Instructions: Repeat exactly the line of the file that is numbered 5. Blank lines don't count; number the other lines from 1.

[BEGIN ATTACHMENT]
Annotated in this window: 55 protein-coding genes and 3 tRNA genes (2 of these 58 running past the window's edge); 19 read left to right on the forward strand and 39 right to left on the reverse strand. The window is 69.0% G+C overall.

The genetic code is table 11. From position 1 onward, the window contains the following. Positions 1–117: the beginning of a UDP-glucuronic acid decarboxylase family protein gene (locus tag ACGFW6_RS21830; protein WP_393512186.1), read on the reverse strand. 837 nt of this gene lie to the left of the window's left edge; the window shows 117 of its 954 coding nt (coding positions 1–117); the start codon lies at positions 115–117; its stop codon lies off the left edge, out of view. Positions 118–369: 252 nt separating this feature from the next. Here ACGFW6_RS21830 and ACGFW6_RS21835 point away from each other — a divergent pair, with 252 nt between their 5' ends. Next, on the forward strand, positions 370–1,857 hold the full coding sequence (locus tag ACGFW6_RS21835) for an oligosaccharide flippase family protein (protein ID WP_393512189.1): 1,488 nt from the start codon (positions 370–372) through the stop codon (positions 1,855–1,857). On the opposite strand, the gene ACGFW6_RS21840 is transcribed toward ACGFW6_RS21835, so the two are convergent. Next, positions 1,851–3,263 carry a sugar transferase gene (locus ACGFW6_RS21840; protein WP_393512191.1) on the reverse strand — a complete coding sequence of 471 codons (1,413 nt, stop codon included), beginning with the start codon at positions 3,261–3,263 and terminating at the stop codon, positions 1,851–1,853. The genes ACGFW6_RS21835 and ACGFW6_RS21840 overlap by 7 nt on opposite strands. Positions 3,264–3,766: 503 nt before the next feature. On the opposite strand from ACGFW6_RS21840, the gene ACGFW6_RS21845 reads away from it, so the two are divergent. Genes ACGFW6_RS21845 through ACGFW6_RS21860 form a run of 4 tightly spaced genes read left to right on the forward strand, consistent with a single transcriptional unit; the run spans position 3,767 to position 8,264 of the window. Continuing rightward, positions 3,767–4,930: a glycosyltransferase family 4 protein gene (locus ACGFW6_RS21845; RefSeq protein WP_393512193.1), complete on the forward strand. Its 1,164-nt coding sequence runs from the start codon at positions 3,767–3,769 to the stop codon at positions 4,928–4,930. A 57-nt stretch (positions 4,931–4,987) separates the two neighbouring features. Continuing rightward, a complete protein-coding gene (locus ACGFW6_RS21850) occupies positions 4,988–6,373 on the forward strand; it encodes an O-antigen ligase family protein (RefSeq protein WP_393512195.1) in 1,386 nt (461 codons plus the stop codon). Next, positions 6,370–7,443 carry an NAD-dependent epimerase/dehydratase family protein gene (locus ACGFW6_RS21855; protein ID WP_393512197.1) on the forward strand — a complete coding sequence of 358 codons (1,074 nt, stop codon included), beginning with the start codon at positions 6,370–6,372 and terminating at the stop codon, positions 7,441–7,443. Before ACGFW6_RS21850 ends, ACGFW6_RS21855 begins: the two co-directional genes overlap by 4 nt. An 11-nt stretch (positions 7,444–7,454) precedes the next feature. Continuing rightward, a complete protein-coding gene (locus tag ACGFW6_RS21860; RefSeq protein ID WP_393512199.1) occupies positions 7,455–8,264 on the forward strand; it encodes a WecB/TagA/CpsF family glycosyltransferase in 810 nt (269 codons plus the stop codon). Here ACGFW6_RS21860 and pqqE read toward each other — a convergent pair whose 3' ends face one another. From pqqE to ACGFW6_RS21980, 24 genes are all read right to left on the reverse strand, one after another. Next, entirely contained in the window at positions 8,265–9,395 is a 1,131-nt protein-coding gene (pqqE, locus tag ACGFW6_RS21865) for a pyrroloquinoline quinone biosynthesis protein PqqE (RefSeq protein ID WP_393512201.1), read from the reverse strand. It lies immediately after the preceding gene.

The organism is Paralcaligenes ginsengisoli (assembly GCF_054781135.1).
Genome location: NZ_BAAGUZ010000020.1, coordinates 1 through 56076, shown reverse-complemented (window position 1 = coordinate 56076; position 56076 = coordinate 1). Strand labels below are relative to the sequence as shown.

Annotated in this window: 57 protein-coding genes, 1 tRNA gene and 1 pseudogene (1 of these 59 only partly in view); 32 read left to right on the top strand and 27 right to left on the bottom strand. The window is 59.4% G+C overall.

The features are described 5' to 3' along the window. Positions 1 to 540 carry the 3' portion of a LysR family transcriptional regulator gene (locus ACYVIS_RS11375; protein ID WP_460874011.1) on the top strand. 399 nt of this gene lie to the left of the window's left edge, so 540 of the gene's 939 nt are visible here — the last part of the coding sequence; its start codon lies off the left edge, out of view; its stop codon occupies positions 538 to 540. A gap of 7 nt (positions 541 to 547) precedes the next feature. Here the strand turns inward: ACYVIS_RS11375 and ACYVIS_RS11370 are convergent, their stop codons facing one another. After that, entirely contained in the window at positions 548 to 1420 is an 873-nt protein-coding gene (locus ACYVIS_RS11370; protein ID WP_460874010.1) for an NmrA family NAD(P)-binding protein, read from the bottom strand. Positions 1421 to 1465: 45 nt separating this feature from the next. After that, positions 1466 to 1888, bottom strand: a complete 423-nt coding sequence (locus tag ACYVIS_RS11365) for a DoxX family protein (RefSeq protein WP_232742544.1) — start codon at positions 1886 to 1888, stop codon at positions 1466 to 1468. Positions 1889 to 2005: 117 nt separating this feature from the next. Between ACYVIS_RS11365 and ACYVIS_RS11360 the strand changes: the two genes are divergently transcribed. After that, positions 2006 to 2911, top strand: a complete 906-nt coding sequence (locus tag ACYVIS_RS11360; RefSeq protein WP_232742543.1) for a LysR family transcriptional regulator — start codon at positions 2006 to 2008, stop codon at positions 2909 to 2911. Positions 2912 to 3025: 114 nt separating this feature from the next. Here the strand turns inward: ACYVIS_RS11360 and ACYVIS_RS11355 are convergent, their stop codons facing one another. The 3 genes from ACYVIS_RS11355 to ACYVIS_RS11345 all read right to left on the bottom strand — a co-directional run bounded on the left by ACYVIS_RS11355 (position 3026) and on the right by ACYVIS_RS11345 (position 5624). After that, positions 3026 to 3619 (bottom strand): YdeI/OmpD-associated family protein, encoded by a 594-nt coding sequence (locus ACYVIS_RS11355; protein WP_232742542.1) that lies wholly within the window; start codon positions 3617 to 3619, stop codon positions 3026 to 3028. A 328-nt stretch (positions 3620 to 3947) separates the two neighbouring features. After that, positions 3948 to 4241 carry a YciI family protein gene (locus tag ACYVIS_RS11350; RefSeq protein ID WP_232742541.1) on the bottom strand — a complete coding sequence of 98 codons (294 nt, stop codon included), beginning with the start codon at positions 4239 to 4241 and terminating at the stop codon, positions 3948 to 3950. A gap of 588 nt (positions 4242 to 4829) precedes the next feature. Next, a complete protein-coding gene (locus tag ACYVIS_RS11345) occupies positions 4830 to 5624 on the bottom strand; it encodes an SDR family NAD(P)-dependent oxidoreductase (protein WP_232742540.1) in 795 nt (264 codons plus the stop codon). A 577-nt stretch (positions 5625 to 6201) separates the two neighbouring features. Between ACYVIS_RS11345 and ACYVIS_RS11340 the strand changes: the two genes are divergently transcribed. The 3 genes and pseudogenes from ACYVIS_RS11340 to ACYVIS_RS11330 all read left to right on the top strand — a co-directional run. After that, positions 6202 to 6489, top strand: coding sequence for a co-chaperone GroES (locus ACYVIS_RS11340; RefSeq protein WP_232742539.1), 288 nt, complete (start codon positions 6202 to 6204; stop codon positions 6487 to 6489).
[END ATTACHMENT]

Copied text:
Annotated in this window: 57 protein-coding genes, 1 tRNA gene and 1 pseudogene (1 of these 59 only partly in view); 32 read left to right on the top strand and 27 right to left on the bottom strand. The window is 59.4% G+C overall.